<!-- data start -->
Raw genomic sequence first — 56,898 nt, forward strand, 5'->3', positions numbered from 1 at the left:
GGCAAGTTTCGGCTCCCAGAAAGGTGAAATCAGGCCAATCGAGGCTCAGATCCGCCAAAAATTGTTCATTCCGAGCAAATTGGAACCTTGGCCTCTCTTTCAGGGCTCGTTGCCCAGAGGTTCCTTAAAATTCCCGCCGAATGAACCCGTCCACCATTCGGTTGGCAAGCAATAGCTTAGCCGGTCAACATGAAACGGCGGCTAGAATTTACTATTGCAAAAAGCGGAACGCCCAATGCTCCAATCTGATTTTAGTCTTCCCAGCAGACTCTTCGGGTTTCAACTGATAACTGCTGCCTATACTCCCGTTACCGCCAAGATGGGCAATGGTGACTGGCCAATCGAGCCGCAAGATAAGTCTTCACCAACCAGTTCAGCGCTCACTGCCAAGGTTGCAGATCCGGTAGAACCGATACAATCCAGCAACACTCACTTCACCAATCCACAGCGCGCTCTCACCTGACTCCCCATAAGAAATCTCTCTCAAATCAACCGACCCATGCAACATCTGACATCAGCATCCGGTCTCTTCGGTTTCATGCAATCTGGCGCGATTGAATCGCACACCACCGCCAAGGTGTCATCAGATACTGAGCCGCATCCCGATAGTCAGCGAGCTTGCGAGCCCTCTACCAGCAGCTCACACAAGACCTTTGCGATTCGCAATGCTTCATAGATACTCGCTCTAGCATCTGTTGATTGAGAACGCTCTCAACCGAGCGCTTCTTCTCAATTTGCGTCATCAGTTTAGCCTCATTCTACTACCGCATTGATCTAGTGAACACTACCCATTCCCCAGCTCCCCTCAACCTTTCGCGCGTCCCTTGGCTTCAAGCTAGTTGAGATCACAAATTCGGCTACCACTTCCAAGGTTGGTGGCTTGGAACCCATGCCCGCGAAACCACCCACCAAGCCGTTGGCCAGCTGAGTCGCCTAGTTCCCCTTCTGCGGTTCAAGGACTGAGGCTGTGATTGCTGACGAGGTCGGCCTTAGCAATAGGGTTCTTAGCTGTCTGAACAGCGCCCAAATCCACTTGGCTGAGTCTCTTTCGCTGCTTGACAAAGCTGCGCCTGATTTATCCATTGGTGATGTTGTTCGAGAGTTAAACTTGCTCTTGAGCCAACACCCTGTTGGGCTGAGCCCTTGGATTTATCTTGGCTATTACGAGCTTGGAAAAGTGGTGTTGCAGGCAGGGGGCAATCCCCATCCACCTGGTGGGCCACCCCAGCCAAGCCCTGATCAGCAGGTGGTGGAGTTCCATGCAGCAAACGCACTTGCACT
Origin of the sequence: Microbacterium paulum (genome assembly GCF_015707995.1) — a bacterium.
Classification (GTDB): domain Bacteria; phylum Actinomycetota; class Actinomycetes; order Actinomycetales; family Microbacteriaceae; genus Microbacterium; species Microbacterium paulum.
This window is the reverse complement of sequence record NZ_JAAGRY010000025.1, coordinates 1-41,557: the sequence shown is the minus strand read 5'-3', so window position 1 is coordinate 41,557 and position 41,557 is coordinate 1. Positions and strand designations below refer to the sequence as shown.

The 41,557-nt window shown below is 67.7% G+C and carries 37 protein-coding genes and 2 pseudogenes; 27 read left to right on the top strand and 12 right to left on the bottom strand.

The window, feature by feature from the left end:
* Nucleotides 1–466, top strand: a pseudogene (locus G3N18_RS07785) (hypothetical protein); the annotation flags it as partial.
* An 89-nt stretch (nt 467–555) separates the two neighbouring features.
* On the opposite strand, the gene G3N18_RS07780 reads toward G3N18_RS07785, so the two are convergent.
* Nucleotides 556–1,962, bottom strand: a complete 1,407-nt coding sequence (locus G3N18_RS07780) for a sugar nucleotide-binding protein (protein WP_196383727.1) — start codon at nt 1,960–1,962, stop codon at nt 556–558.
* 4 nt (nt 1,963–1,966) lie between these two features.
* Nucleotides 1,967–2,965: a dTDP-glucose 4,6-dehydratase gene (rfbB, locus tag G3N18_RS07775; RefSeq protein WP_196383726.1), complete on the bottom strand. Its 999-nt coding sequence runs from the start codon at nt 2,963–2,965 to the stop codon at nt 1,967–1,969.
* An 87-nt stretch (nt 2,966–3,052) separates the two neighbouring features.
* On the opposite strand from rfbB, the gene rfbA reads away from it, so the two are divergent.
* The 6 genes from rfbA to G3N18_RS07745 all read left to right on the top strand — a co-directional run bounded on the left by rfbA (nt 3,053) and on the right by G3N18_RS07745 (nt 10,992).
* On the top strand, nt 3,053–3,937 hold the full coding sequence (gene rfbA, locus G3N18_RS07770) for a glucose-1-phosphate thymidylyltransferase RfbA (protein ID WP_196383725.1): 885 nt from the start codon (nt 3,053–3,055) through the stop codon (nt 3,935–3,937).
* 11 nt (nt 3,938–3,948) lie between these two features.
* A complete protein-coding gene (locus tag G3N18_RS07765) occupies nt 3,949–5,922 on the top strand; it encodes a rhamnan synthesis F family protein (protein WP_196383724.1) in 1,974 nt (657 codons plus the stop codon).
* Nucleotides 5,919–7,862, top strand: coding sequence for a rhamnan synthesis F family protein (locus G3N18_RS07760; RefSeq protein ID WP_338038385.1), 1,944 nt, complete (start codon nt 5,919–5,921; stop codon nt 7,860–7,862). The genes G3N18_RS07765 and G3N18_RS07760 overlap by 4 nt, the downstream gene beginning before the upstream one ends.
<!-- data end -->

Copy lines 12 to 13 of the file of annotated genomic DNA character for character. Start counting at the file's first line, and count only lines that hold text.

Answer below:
* 4 nt (nt 1,963–1,966) lie between these two features.
* Nucleotides 1,967–2,965: a dTDP-glucose 4,6-dehydratase gene (rfbB, locus tag G3N18_RS07775; RefSeq protein WP_196383726.1), complete on the bottom strand. Its 999-nt coding sequence runs from the start codon at nt 2,963–2,965 to the stop codon at nt 1,967–1,969.